AUBURN, Ala.— During the upcoming planting season, growers can expect to work in dry conditions again as they plant soybeans in April and May, or double-crop soybeans in June and July. Though much of Alabama has experienced recent rains, the drought still persists and is likely to continue into 2017.
The El Nino Southern Oscillation (ENSO) was cause for concern as farmers desperately needed to coax soybeans out of the ground. Moisture was scarce early in the growing season, but beans made a comeback at harvest time.
An Alabama Cooperative Extension System Specialist, Dr. Brenda Ortiz, said lack of soil moisture associated with warmer and drier spring planting conditions can delay emergence.
“Under anticipated warmer and drier spring conditions, planting should occur earlier,” she said. “Also, growers should consider using cover crops and conservation tillage to preserve soil moisture.”
Corn Management Strategies During La Nina
Irrigation is an important safeguard if it is available to producers. Row spacing of soybean plants should be reduced and irrigation increased. Growers should also select taller varieties.
Several insects typically migrate into soybean fields faster during drier spring conditions. Under these conditions, growers can anticipate higher populations of grasshoppers. Stinkbug populations also tend to increase during warmer spring conditions.
Dry springs also promote the spread of three-cornered alfalfa hoppers, which are more likely to migrate onto soybeans as wild host plants dry out earlier. Thrips are another problematic insect pest in warmer springs. Wet springtime weather typically contributes to higher mortality rates of immature thrips.
Under drier spring conditions growers should anticipate earlier pest movement from host plants than usual.
“Scouting is an essential safeguard, though many of these pests are difficult to detect given the small size of the emerging soybean plants,” Ortiz said. “Insecticides can be simultaneously applied with herbicide treatments that are sprayed on small beans as part of an early season weed control regimen.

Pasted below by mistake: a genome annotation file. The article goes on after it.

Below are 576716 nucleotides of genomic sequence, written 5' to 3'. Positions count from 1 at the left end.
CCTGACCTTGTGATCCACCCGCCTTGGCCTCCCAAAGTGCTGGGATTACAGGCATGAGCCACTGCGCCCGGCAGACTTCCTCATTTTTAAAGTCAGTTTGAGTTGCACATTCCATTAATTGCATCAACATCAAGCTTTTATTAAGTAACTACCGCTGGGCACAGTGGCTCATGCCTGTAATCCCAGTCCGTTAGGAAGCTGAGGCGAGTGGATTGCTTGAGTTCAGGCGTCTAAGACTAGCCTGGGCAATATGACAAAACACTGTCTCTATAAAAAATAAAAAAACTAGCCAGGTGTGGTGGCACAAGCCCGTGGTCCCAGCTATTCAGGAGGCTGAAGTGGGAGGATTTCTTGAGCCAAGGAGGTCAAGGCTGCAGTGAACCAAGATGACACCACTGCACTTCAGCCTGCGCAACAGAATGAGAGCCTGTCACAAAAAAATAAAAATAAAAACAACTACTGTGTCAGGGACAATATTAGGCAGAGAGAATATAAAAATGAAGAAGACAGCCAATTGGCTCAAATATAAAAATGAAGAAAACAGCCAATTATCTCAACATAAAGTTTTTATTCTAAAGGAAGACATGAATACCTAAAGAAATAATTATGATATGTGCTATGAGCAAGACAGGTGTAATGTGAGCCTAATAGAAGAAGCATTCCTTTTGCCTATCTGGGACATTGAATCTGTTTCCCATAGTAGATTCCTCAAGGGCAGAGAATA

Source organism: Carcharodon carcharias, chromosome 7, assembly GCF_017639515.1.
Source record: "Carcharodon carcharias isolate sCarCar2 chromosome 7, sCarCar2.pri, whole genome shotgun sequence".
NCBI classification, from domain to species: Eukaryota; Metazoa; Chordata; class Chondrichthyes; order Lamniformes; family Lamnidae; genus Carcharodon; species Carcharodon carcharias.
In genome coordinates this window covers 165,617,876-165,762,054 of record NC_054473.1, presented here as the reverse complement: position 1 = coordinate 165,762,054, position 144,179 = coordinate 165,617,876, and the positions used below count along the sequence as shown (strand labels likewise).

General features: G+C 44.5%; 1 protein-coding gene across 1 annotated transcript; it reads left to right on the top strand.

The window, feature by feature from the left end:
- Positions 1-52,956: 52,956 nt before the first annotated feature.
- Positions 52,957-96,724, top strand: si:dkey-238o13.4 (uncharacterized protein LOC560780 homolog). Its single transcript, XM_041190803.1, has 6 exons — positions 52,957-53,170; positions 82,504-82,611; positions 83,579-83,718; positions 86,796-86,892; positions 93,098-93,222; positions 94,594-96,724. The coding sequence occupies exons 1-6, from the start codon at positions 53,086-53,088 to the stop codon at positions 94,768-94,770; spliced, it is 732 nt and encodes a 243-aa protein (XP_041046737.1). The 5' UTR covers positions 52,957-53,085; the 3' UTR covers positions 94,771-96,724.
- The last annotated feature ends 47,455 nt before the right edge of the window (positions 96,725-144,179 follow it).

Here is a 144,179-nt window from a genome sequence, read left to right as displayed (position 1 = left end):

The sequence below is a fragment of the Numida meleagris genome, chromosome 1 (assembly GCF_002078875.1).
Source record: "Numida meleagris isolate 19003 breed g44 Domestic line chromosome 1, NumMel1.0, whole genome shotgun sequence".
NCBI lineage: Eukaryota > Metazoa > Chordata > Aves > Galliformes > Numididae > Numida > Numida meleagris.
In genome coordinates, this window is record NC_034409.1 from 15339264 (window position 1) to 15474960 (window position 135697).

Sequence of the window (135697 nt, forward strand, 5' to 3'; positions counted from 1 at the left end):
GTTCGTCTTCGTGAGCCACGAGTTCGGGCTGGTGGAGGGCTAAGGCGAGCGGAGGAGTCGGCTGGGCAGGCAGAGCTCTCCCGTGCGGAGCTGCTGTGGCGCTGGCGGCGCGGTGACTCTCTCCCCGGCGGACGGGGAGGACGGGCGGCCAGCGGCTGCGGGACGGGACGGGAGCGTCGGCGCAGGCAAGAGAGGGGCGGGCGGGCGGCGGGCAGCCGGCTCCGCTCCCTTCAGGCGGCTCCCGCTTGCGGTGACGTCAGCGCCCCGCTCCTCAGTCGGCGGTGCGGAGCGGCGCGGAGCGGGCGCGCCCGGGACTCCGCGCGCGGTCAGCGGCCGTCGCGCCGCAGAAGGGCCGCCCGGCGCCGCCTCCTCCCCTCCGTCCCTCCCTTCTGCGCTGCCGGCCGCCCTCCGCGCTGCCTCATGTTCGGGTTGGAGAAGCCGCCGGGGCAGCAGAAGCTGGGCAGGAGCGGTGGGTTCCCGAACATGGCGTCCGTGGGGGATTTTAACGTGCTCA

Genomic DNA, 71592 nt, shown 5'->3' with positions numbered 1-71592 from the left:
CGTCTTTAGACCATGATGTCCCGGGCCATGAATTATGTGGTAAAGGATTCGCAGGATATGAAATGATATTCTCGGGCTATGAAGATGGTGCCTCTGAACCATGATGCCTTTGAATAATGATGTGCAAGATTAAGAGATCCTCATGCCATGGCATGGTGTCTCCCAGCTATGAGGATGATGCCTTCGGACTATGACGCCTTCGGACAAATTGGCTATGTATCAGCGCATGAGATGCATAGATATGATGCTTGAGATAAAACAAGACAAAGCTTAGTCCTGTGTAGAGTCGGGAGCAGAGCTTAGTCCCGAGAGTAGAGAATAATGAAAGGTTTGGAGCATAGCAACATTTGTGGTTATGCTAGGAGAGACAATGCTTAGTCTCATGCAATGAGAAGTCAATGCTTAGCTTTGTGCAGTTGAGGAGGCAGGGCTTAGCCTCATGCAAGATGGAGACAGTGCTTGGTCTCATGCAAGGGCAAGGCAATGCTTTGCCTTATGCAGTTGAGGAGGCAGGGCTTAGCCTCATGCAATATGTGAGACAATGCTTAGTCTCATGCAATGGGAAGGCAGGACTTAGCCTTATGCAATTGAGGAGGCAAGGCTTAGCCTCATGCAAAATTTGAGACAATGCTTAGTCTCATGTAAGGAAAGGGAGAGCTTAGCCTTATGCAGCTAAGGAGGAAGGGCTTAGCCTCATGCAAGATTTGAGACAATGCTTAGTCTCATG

During warmer, drier springs, especially those preceded by warm, dry winters, growers should monitor for soybean rust. During mild winters, it is likely that soybean rust will build up on kudzu in the spring and could potentially move into soybean production areas later in the spring and summer.
Growers should follow the spread of soybean rust through the IPM Pest Information Platform for Extension and Education at http://sbr.ipmpipe.org/cgi-bin/sbr/public.cgi or through the rust alerts provided by their state’s extension system. Fungicides may need to be applied earlier in the season based on increased risk from the disease. Failure to deal with soybean rust early could trigger an epidemic later in the season.
Extension’s Climate and Crops iBook
Learn more about Climate and Crops, Alabama Extension’s newest iBook, at http://www.aces.edu/climateandcrops.
Climate and Crops focuses on the Southeast’s five major row crops: corn, cotton, peanut, soybean and wheat. It features multiple interactive options, including 17 videos, 33 interactive graphics and hundreds of images related to problematic insects, diseases and weeds.
Climate and Crops is a comprehensive resource not only for farmers, crop consultants and Cooperative Extension.